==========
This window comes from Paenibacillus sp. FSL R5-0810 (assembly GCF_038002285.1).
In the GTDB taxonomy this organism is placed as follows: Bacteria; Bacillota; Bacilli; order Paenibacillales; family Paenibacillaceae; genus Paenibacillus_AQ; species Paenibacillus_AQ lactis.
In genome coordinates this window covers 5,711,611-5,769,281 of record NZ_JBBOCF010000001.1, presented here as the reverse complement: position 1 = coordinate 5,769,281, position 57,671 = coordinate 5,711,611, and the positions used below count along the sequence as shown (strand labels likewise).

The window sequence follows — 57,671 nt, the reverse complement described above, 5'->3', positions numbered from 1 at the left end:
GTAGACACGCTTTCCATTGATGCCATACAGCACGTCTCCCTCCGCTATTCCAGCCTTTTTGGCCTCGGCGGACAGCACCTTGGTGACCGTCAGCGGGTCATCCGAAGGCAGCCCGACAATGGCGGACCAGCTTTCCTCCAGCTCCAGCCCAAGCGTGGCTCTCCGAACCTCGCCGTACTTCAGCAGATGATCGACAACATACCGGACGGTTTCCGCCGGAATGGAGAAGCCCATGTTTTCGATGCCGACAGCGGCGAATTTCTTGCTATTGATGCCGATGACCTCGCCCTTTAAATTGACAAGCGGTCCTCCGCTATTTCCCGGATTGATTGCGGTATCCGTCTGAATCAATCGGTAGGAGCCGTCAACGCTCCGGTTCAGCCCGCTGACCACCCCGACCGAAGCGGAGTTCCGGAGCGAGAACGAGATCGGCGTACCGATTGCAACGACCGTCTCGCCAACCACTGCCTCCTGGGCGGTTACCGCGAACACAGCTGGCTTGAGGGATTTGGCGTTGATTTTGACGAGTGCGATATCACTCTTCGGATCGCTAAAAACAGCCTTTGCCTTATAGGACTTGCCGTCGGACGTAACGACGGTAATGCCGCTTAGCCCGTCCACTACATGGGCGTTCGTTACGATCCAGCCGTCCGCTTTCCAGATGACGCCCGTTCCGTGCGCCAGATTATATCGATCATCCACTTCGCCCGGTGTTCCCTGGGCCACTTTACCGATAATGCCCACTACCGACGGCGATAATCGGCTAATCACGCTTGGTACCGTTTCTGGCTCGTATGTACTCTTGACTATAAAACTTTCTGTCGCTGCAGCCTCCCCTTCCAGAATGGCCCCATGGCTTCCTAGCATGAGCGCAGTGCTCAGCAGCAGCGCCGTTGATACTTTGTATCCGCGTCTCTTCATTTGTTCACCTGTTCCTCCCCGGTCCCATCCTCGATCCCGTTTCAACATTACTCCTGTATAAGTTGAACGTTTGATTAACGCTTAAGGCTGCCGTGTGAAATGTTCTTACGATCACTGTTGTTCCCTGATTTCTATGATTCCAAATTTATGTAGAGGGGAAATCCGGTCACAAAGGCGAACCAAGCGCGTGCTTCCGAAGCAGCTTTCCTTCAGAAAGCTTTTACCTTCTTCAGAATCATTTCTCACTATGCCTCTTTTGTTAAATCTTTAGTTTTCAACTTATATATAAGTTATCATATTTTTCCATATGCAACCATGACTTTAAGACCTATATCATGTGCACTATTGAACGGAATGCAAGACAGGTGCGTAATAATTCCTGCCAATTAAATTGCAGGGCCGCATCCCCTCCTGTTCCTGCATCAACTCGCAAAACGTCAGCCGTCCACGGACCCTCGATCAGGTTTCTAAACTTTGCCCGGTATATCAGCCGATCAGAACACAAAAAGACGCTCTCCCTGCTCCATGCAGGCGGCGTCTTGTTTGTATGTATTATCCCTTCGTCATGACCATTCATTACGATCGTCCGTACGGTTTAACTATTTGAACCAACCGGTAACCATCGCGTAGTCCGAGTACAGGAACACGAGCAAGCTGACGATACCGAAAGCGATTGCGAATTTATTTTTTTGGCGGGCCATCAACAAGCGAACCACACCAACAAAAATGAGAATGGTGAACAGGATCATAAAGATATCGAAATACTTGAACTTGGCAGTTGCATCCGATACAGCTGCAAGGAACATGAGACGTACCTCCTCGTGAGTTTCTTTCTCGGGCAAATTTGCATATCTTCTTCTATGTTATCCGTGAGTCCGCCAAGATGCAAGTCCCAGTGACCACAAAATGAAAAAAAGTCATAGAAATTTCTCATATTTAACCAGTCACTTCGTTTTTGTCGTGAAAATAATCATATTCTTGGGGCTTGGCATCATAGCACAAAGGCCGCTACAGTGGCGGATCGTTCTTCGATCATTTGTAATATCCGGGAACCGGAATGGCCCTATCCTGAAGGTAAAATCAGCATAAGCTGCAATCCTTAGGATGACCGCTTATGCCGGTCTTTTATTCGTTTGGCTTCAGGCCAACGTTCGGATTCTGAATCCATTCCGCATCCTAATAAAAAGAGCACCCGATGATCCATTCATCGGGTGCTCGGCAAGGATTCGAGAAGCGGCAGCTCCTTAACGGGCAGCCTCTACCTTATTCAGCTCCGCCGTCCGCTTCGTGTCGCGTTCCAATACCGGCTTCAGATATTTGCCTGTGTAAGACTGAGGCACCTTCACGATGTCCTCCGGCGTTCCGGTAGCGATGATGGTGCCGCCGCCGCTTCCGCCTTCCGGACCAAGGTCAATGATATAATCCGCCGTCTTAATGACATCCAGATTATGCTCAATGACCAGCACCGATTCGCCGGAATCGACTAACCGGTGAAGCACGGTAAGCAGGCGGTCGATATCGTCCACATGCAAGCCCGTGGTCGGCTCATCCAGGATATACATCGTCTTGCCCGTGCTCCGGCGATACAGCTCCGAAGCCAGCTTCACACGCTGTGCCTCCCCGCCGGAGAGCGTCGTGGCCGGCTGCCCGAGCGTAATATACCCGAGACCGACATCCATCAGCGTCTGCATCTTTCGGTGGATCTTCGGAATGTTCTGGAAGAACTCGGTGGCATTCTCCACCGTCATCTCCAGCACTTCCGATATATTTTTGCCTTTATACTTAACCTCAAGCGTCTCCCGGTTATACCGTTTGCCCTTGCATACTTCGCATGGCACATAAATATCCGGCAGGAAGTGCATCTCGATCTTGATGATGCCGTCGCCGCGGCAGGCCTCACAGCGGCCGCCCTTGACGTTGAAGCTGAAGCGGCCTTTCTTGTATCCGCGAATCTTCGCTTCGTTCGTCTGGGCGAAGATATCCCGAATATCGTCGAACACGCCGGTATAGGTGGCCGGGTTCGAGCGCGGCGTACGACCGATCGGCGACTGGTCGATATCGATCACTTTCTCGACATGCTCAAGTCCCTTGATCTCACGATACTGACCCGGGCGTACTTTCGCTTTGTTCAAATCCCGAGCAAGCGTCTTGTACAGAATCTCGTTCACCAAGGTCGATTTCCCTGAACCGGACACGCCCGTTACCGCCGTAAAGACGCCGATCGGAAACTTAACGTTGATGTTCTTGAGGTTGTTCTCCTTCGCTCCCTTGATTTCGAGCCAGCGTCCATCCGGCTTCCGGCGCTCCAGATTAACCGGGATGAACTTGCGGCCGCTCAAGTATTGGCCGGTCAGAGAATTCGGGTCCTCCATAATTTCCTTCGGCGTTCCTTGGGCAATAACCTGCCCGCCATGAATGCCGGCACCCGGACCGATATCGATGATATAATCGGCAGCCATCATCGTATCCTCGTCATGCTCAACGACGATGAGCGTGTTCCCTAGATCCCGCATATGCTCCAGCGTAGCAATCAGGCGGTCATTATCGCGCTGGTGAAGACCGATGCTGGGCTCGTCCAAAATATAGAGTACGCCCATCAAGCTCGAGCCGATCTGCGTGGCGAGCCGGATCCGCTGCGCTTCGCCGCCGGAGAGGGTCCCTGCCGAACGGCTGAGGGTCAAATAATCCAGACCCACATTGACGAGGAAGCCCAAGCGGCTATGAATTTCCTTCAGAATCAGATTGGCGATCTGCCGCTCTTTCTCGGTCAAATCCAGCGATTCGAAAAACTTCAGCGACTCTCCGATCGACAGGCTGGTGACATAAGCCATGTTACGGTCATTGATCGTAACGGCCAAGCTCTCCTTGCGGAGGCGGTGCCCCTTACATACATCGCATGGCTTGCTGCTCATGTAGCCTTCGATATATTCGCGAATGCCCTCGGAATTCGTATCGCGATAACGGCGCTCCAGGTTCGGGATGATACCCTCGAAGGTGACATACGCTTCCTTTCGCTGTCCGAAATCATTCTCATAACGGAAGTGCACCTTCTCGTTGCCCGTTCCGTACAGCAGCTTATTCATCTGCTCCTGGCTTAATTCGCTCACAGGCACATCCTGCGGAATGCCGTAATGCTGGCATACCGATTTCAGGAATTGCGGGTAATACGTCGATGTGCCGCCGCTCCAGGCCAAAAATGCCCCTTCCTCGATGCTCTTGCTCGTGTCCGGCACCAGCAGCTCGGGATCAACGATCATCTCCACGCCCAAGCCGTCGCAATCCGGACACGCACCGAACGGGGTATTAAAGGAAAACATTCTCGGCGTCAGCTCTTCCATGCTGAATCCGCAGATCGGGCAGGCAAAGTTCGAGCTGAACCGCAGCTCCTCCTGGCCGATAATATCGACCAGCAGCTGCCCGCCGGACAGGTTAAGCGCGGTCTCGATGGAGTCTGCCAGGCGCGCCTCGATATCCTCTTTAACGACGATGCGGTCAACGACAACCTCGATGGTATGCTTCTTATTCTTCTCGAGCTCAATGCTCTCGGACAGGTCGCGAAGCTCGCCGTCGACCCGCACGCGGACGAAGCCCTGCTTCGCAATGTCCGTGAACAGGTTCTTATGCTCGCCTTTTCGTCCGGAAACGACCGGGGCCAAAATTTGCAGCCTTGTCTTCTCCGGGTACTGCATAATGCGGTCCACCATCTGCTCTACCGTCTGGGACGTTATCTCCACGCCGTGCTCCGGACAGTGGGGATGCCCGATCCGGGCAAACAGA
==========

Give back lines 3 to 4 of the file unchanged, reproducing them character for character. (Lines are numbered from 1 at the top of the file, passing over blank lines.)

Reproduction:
In genome coordinates this window covers 5,711,611-5,769,281 of record NZ_JBBOCF010000001.1, presented here as the reverse complement: position 1 = coordinate 5,769,281, position 57,671 = coordinate 5,711,611, and the positions used below count along the sequence as shown (strand labels likewise).

The window sequence follows — 57,671 nt, the reverse complement described above, 5'->3', positions numbered from 1 at the left end: